Always consider the asbestos factor

Author: fatweb

April 2017 marks the one-year anniversary of the new regulations for working with asbestos. It will also mark the launch of the first ever Asbestos Awareness Week in New Zealand.

Asbestos is New Zealand’s number one killer in the workplace with around 170 people dying each year from asbestos-related diseases*.

That is why the New Zealand Demolition & Asbestos Association (NZDAA), along with its partners, will be highlighting the dangers posed by asbestos exposure and promoting safe working practices for asbestos throughout the month of April.

There are numerous trades and professions with the potential for being exposed to asbestos containing materials in the workplace.

In addition to the more obvious demolition and construction worker, workplace asbestos exposure risk can also include the whole remit of tradespeople that work in both the commercial and domestic environments, everyone from roofers, plumbers, electricians and gas fitters, to tilers, carpenters, painters and builders.

Due to its common use in building products from the 1940s onwards, most buildings built or renovated before 1990 are likely to contain some type of asbestos materials.

Tradespeople are therefore likely to come across some form of asbestos every single day. Undisturbed and in good condition or sealed, non-friable asbestos is relatively safe – but if it is likely to become disturbed due to renovation or repairs, it has the potential to become harmful.

That is why it is crucial for all tradespeople to learn how to identify and work safely around asbestos in order to control the risk of disturbance and exposure.

It is also a requirement under the HSWA (Asbestos) Regulations 2016, that asbestos is identified and removed before any renovations or refurbishments can commence on any building, structure or home built before January 1st 2000.

The NZDAA recommends that all tradespeople undergo asbestos awareness training to increase their knowledge of asbestos containing materials, where these can be found and how to manage them safely to avoid putting not only their own health at risk, but also the health of the homeowner, their family and the general public.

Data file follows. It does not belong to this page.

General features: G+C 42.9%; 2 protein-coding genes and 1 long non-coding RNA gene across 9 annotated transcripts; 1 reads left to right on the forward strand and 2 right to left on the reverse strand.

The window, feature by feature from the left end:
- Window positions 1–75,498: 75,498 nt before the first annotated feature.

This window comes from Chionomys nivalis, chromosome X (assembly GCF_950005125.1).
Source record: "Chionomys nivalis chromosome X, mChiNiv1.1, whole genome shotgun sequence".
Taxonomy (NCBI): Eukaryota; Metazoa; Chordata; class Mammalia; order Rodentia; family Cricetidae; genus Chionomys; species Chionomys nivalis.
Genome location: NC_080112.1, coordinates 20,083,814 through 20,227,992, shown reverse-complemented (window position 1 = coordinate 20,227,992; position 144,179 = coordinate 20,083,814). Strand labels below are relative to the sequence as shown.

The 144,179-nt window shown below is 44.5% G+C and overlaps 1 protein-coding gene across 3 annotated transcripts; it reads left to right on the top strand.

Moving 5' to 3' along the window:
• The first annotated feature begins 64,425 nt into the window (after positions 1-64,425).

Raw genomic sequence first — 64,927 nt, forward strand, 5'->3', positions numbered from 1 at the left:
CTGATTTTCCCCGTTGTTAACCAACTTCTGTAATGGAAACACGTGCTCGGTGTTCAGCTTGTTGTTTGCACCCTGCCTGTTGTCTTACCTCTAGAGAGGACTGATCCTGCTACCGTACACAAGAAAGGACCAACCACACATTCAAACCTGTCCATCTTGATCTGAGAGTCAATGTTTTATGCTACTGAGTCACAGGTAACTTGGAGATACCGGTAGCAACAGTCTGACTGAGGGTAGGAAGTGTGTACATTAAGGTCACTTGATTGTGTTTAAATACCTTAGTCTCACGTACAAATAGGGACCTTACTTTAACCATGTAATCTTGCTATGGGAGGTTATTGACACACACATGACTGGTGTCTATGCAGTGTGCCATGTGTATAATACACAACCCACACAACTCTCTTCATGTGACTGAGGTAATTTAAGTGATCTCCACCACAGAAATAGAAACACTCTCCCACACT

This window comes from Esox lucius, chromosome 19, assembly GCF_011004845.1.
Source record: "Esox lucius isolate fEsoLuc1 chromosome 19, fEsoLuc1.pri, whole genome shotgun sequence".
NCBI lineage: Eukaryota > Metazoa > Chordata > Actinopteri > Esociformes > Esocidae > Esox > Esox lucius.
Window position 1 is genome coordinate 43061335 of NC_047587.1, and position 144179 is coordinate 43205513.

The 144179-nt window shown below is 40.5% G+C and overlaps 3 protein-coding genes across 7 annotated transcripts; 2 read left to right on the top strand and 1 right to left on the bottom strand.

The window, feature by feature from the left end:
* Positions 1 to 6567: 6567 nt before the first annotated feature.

If you are unsure whether or not a product contains asbestos, assume it is and take all necessary safety precautions – or engage a competent person to conduct an asbestos survey.

It is important to avoid doing anything that could cause asbestos fibres to be released. Never use high pressure water spray or compressed air on asbestos materials, as this can cause the asbestos fibres to become airborne, and is now also illegal under the HSWA (Asbestos) Regulations 2016.

Never use power tools or equipment to cut or sand, as this could generate dust or release fibres that could potentially be inhaled.

Always keep personal protective equipment on hand as part of your tool kit should you come across asbestos in the workplace.

But most importantly, undergo asbestos awareness and competency training.

And for areas containing more than 10sqm of non-friable asbestos or any amount of friable asbestos – always engage a licensed asbestos removal professional.

Asbestos Awareness Week runs from 3-7th April 2017.

There will be numerous activities happening up and down the country, as well as a new information website to help educate tradespeople and home renovators on everything they need to know when it comes to becoming asbestos aware and managing their asbestos exposure.

For more information visit or contact the NZDAA.


*Reference WorkSafe New Zealand



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